May 15, 2022

William Randolph Hearst brings 15 Congressmen to Prescott

(Forgive the typo!)
In 1903, William Randolph Hearst was a 40 year-old newspaper baron and US Congressman from New York who was under serious consideration for the Democratic nomination for President the following year. He desired statehood for the southwestern territories of Oklahoma, New Mexico and Arizona and took a delegation of other congressmen and their wives on a whirlwind trip through those three large land masses to find evidence that they were worthy of statehood to bring back to Washington.

On the 17th of October, the special train would stop in Prescott and he would be completely surprised at what he found.

Hearst first went to Chicago where a special train was waiting. One reporter described it as “magnificent.” A shiny, new engine pulled a composite car, a baggage and smoker car, two sleepers, and an observation car. The party consisted of 37 people including one senator, fifteen congressmen, and their wives. Two members of the Arizona Territorial legislature would later join them including JF Wilson of Prescott.

The first stop on the trip was New Mexico and Albuquerque. Next stop was Arizona. They arrived in Williams in the early morning of the 16th where the delegation immediately headed to spend the day at the Grand Canyon. They left the Canyon around 10:30pm and paused at Ash Fork before arriving in Prescott. 

They arrived around 6am, when the special train announced its arrival “by the screeching of the whistle…awakening echoes from the mountainside and awakening many sleeping citizens as well,” the Weekly Journal-Miner remarked.

A committee of ladies was appointed to entertain the wives and daughters of the congressional party. At 8am they boarded a large carriage known as the Tally Ho, which was drawn by six horses. It led a small parade of vehicles down Cortez St. toward the Plaza. They arrived at a platform which was built for the occasion on the Gurley St. side of the Plaza. Here, at 8:30am, Mayor Burke gave a welcoming address.

The mayor immediately gave the congressional delegation the keys to the city and offered to them “its freedom, its hospitality and its undisguised welcome,” the Prescott Morning Courier reported.

To Hearst he said: “you are a product of this mighty west... [He was born in San Francisco;] and are making a titanic fight for the rights of…the people of Arizona [who] indulge in hopeful anticipation for statehood as a result of your personal visits and efforts in that behalf.”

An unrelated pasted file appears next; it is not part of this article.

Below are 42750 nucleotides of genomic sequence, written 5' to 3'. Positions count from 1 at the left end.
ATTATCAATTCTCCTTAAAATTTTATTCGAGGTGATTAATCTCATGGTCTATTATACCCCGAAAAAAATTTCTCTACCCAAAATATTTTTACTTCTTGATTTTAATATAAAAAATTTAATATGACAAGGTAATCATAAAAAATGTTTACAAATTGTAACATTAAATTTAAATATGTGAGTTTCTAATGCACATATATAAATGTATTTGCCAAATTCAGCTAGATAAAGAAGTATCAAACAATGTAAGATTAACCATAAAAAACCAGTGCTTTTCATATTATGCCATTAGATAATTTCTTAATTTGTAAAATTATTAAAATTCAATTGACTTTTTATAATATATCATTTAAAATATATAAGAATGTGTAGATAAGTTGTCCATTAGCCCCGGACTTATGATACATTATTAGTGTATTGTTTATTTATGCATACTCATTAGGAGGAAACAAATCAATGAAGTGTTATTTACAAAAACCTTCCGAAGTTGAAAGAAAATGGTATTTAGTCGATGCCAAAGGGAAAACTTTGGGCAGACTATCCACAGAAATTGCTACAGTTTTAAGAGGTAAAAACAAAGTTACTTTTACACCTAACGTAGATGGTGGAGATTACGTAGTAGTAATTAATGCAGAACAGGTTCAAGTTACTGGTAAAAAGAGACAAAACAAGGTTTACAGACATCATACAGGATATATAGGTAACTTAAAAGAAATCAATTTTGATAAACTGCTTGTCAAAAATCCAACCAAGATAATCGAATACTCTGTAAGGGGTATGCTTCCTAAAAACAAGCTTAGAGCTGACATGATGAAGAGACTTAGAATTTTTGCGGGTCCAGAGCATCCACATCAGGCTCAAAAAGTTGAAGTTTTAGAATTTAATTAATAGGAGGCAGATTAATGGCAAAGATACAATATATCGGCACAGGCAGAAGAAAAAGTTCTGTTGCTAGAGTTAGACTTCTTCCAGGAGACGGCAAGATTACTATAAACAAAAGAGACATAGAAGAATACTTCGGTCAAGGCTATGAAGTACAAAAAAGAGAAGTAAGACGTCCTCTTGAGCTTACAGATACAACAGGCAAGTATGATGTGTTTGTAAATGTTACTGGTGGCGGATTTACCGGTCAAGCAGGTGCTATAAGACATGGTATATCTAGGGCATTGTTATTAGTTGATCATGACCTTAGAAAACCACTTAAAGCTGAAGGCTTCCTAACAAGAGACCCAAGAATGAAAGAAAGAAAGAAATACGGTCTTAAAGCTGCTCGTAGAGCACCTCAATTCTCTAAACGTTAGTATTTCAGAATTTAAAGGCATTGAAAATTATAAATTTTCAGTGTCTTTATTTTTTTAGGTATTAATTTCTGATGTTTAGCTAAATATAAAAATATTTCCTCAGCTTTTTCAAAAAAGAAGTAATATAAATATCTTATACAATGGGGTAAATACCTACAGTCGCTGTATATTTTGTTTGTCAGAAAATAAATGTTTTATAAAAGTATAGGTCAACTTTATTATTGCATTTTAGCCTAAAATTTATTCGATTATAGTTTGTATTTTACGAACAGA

One hurdle Arizona had to overcome in its quest for statehood was the public perception of the area based on fictional wild west novels. Mayor Burke dealt with this perception describing the territory as having “peace within our borders [with] the laws respected and order prevailing everywhere.” It was a land of “brave and patriotic people devoted to the flag." Burke reminded the men that Arizona was “larger in area than nearly all of New England…with mountains seamed with precious metals, with fertile valleys and a climate absolutely unsurpassed.”

The party was then led through Murphy Park and got back to the Plaza by 9:00. “The pupils of the public and private schools were arranged on the street on the north side of the Plaza…and each was provided with a flag which was waved as a token of welcome.” However, although the kids stood two deep, the Journal-Miner lamented that “the children did not turn out in large[r] numbers.”

Mayor Burke walks along side Wm R Hearst 10/17/1903

The delegation was then taken to Prescott’s new school building “and went through it from the upper floor to the basement. “This was one of the greatest surprises to them,” the paper revealed, for they did not expect such a modern and well equipped educational institution. “Mr. Hearst remarked that New York would be proud to replace some of her present structures for a building as modern and up to date as this.”

None of the delegation had yet eaten that morning, so after the tour of the school, they were brought to the Hotel Burke “where an elaborate breakfast was served.” At 10am they left for the depot, but had to wait until 10:45am for the northbound train to arrive before they could depart for Phoenix.

“Nearly every one of the party met old friends and acquaintances here,” the paper remarked. One congressman from Missouri said “that he had met more old acquaintances in Prescott than in any town they had visited. He also remarked that Prescott was the best looking town that he had seen since he left his native state, and when he left Congress he thought of coming out here to locate.”

From Phoenix, the party would go through El Paso and then a handful of of cities in Oklahoma before heading home. 

Republican leaning newspapers believed the trip was entirely too short to do any good, but all the papers considered Hearst an ally in the quest for statehood and even the conservative ones called him "a friend of Arizona."

Some thought Hearst's tour was really for publicity in seeking the presidency. However, another man from New York, Alton Parker, won the nomination before losing to incumbent Teddy Roosevelt in 1904.

ALSO ENJOY: Fight! Badger vs. Bulldog vs. Hypnotist

A 1911 episode of an animal fight with a visiting hypnotist who regretted becoming involved. (Gory details withheld.)


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Buffalo Times, 10/13/1903; Pg. 5, Cols. 4-5.

Weekly Journal-Miner, 10/21/1903; Pg. 2, Cols. 4-5.

Arizona Republican, 10/17/1903; Pg. 1, Cols. 4-5.

Prescott Morning Courier, 10/19/1903; Pg. 1, Cols. 4-5.

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